I've created a map of Bordeaux using the QGIS map compositor by following this procedure:

  1. Used the OSM plugin to display an OSM map and zoomed to Bordeaux
  2. Used the print composer to create a map of Bordeax using A4 at full screen
  3. Added a scale bar, and compared the distance markers with a distance measured in GE between two points in Bordeaux

The two do not agree by quite a lot. The GE measurement for the test area was approximately 1100m, the scale bar suggested the same distance was approximately 1500m.

Is the QGIS scale bar in the print composer supposed to be only approximate? Anyone know if I'm doing something wrong? I don't believe the distance is long enough to worry about possible topography differences.

I've attached a screen shot to show the two measurements:

enter image description here enter image description here

  • Just from seing the images attached, I believe that the so called "big" difference is not that big, taking into account the resolution of both GE and OSM (within Qgis) maps. That is to say that the error stemms from the fact the the line and scalebar, are not measuring the same distances.
    – dof1985
    Mar 19, 2015 at 12:08
  • Thank you for correcting my mistake with the scale bar, however I disagree with your comment. The difference is approximately 30% which is very significant. If you look at the scale bar, 0 - 1100m is only 2/3 of the way between the points measured in GE. Mar 19, 2015 at 12:11
  • I guess that this link from a past thread might spread light on your question. Main notion of the thread, while reflecting back on your question, is that those two are not comparable, since many technical issues, source issues and processing that loose accuracy along it. (gis.stackexchange.com/questions/95133/…)
    – dof1985
    Mar 19, 2015 at 12:54
  • That link suggests pixel accuracy and image accuracy. I've zoomed right in on GE and in QGIS to make this comparison to avoid that problem as much as possible. A pixel in both of these cases is a matter of a few meters, the difference I'm seeing is around 400 m which is 30%. Also, I believe having read the post you've linked, that they are referring to using GE for accurate measurements, not 1.1 to 1.5 km which is a significant difference. I question the accuracy of QGIS here. Mar 20, 2015 at 10:26
  • I find it hard to believe that scalebar is incorrect. Anyway I tried it myself a couple of time, and notices that using a cartesian formulea to compute distance between to selected X,Y gives different results in GE and OSM tiles plugin in Qgis; I transform GE to UTM, and used default Pseudo-Mercator for OSM. It is weired since they both should be based upon the same datum, yet gives different results.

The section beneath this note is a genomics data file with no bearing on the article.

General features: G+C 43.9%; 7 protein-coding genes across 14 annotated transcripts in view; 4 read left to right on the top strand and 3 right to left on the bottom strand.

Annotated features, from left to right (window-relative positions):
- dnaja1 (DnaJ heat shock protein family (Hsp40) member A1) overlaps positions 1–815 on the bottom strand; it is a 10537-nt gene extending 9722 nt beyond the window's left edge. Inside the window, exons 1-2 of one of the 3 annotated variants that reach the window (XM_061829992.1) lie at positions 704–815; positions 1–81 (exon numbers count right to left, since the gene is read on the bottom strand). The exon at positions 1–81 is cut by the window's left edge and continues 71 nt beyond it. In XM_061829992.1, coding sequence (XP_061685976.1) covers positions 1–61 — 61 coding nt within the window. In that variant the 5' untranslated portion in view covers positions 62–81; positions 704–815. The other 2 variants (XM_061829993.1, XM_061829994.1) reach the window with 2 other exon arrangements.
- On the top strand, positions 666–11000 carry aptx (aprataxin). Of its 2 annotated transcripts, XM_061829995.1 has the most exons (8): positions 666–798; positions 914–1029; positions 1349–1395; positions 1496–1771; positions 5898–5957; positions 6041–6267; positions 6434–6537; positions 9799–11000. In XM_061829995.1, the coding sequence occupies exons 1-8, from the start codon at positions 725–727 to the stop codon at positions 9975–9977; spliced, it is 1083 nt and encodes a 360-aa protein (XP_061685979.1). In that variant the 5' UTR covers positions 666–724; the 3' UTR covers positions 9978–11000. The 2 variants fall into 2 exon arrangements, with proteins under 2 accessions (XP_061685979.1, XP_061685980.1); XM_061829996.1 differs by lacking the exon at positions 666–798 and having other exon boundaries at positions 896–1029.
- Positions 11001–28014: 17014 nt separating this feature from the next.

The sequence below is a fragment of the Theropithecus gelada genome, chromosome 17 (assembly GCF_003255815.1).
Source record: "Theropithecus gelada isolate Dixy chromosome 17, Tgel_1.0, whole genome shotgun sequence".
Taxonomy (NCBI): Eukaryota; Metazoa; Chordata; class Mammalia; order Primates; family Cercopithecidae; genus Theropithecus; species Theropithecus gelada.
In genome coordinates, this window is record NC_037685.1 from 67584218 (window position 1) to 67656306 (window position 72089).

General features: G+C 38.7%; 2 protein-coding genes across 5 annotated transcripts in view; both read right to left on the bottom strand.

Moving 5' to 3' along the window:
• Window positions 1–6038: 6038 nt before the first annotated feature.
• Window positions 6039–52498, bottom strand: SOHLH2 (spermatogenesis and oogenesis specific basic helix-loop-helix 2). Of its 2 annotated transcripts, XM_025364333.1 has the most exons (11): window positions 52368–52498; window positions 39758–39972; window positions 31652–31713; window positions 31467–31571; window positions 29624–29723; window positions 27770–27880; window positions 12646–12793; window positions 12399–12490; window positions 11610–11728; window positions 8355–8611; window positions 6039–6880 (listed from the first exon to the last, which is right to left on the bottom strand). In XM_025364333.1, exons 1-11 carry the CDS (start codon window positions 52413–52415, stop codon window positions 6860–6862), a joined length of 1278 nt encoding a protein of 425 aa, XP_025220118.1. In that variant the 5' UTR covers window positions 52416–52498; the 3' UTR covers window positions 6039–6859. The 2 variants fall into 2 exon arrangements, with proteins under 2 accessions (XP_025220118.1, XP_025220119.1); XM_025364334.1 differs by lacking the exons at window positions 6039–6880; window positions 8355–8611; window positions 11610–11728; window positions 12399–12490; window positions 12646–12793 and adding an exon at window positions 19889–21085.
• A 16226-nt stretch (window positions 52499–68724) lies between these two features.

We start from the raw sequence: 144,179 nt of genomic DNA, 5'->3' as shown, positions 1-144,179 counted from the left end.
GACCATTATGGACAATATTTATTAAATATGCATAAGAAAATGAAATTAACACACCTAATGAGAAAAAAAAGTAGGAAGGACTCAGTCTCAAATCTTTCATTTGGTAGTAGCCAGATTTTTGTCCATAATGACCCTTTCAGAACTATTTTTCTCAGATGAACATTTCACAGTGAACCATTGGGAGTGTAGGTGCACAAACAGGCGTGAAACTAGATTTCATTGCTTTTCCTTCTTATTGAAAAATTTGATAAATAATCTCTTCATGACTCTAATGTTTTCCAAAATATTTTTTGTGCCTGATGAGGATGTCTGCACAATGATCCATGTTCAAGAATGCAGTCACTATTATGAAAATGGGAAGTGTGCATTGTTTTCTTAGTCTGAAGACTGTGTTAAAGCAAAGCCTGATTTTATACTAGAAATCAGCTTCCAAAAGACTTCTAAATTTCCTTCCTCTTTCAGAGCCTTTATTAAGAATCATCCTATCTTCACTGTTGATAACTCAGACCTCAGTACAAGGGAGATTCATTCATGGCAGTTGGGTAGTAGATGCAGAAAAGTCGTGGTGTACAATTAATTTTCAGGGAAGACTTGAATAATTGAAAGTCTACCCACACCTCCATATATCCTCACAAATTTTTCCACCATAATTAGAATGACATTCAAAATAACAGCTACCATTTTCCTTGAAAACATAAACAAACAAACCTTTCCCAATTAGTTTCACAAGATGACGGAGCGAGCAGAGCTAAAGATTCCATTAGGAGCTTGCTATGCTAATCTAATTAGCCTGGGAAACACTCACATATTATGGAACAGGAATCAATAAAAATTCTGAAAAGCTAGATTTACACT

– dof1985
    Mar 20, 2015 at 12:02

2 Answers 2


I've spent a lot of time for this question, since it dealt with a peculiar phenomenon. I guess the solution found in the projection. Attached is an ESRI resource dealing with a similar issue: Measuring distances and areas when your map uses the Mercator projection.

First, it should be said that OSM tiles plugin in QGIS, and other web mapping services, using web-mercator, such as Pseudo-WGS84. This was mainly aimed to enable an efficient display of maps online and in common viewable resolutions. That is that it isn't accurate for measurments.

Google Earth is using WGS84, which makes it more accurate - thus it is not that qgis or its scalebar are wrong, but that the use of a tile map, from which to create a scalebar is wrong.

You might also be interested in this thread from the forum, which deals wih both projections. EPSG 3857 or 4326 for GoogleMaps, OpenStreetMap and Leaflet

  • It sounds to me that you are saying that GE is more accurate and that essentially the scale bar is simply incorrect relative to the WFS tiles beneath it. In my mind this makes the scale bar wrong and misleading. Yes, indeed OSM does use Pseudo-mercator and this has precise measurements associated with it as its a well defined projection. I still contest that the scale bar is accurate and I think it should be used with caution. Mar 20, 2015 at 15:13
  • @SingleEntity, This is definately WAS NOT what I was saying. Scalebar is fine, but when an inaccurate projection is under its base, it will give a "misleading" result. You can also try the ruler out of the map-composer, might it be that also the ruler is wrong? both are basd upon simple Math and coding. Have nothing else to say, except that measurments should not be based upon the OSM tiles, including scaling!
    – dof1985
    Mar 20, 2015 at 15:16
  • The essential word in my comment there is 'relative'. I understand you are saying the projection is 'inaccurate' but remember that the scale bar is supposed to represent the map beneath it, consequently whether the scale bar is 'correct' or the map is 'correct' the fact is, the scale bar is not representing the scale on the map behind it. I should point out that I do indeed appreciate your efforts here, and the take home message is as you say, don't use OSM tiles + QGIS scale bar if you want to be 'accurate'. Mar 20, 2015 at 15:58
  • I see, well if the map beneath, i.e. OSM tiles, is wrong; than scalebar would be wrong in comparison to the real world, but correct in comarison to the map.
    – dof1985
    Mar 20, 2015 at 16:24

I seemed to be having this problem, but then discovered that the reason was that I had a second map included as an item in the Composer but with the tick-box empty so that it did not show. The scale bar was setting itself from this invisible second map, which had a different projection. Once I removed the second map from the Composer, everything worked correctly with the pseudo-Mercator projection. This need not be the explanation for your problem, but it may help others who are suffering similar symptoms

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